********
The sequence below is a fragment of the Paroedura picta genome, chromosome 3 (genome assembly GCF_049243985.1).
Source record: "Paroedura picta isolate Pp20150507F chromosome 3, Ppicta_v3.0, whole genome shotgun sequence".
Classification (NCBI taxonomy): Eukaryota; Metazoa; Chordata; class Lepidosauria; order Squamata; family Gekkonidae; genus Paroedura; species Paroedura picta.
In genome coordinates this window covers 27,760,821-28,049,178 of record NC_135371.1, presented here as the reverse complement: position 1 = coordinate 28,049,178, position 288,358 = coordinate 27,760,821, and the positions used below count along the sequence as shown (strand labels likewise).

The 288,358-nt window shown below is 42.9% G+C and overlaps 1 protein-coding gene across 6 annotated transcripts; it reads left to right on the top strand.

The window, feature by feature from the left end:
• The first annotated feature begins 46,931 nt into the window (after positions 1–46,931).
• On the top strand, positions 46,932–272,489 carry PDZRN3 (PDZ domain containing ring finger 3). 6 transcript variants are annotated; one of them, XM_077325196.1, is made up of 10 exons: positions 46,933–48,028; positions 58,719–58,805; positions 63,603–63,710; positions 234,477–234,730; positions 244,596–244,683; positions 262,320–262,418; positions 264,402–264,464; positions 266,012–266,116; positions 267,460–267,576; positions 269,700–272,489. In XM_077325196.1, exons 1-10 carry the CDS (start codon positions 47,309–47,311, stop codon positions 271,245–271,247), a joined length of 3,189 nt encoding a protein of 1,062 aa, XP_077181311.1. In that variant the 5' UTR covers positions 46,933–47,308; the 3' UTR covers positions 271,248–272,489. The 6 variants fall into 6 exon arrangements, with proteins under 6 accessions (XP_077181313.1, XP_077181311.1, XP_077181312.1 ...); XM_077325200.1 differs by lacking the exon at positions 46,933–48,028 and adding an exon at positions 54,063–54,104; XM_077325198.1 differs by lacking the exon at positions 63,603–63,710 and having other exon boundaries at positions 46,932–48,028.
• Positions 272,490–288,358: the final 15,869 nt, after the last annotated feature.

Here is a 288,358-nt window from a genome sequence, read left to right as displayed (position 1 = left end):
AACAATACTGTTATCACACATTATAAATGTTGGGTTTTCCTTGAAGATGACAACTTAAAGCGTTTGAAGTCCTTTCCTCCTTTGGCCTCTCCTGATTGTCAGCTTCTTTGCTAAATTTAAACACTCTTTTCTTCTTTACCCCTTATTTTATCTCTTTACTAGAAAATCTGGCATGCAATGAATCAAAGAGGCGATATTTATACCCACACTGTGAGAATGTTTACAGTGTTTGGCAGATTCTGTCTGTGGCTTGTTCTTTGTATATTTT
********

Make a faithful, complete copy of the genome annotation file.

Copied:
The sequence below is a fragment of the Paroedura picta genome, chromosome 3 (genome assembly GCF_049243985.1).
Source record: "Paroedura picta isolate Pp20150507F chromosome 3, Ppicta_v3.0, whole genome shotgun sequence".
Classification (NCBI taxonomy): Eukaryota; Metazoa; Chordata; class Lepidosauria; order Squamata; family Gekkonidae; genus Paroedura; species Paroedura picta.
In genome coordinates this window covers 27,760,821-28,049,178 of record NC_135371.1, presented here as the reverse complement: position 1 = coordinate 28,049,178, position 288,358 = coordinate 27,760,821, and the positions used below count along the sequence as shown (strand labels likewise).

The 288,358-nt window shown below is 42.9% G+C and overlaps 1 protein-coding gene across 6 annotated transcripts; it reads left to right on the top strand.

The window, feature by feature from the left end:
• The first annotated feature begins 46,931 nt into the window (after positions 1–46,931).
• On the top strand, positions 46,932–272,489 carry PDZRN3 (PDZ domain containing ring finger 3). 6 transcript variants are annotated; one of them, XM_077325196.1, is made up of 10 exons: positions 46,933–48,028; positions 58,719–58,805; positions 63,603–63,710; positions 234,477–234,730; positions 244,596–244,683; positions 262,320–262,418; positions 264,402–264,464; positions 266,012–266,116; positions 267,460–267,576; positions 269,700–272,489. In XM_077325196.1, exons 1-10 carry the CDS (start codon positions 47,309–47,311, stop codon positions 271,245–271,247), a joined length of 3,189 nt encoding a protein of 1,062 aa, XP_077181311.1. In that variant the 5' UTR covers positions 46,933–47,308; the 3' UTR covers positions 271,248–272,489. The 6 variants fall into 6 exon arrangements, with proteins under 6 accessions (XP_077181313.1, XP_077181311.1, XP_077181312.1 ...); XM_077325200.1 differs by lacking the exon at positions 46,933–48,028 and adding an exon at positions 54,063–54,104; XM_077325198.1 differs by lacking the exon at positions 63,603–63,710 and having other exon boundaries at positions 46,932–48,028.
• Positions 272,490–288,358: the final 15,869 nt, after the last annotated feature.

Here is a 288,358-nt window from a genome sequence, read left to right as displayed (position 1 = left end):
AACAATACTGTTATCACACATTATAAATGTTGGGTTTTCCTTGAAGATGACAACTTAAAGCGTTTGAAGTCCTTTCCTCCTTTGGCCTCTCCTGATTGTCAGCTTCTTTGCTAAATTTAAACACTCTTTTCTTCTTTACCCCTTATTTTATCTCTTTACTAGAAAATCTGGCATGCAATGAATCAAAGAGGCGATATTTATACCCACACTGTGAGAATGTTTACAGTGTTTGGCAGATTCTGTCTGTGGCTTGTTCTTTGTATATTTT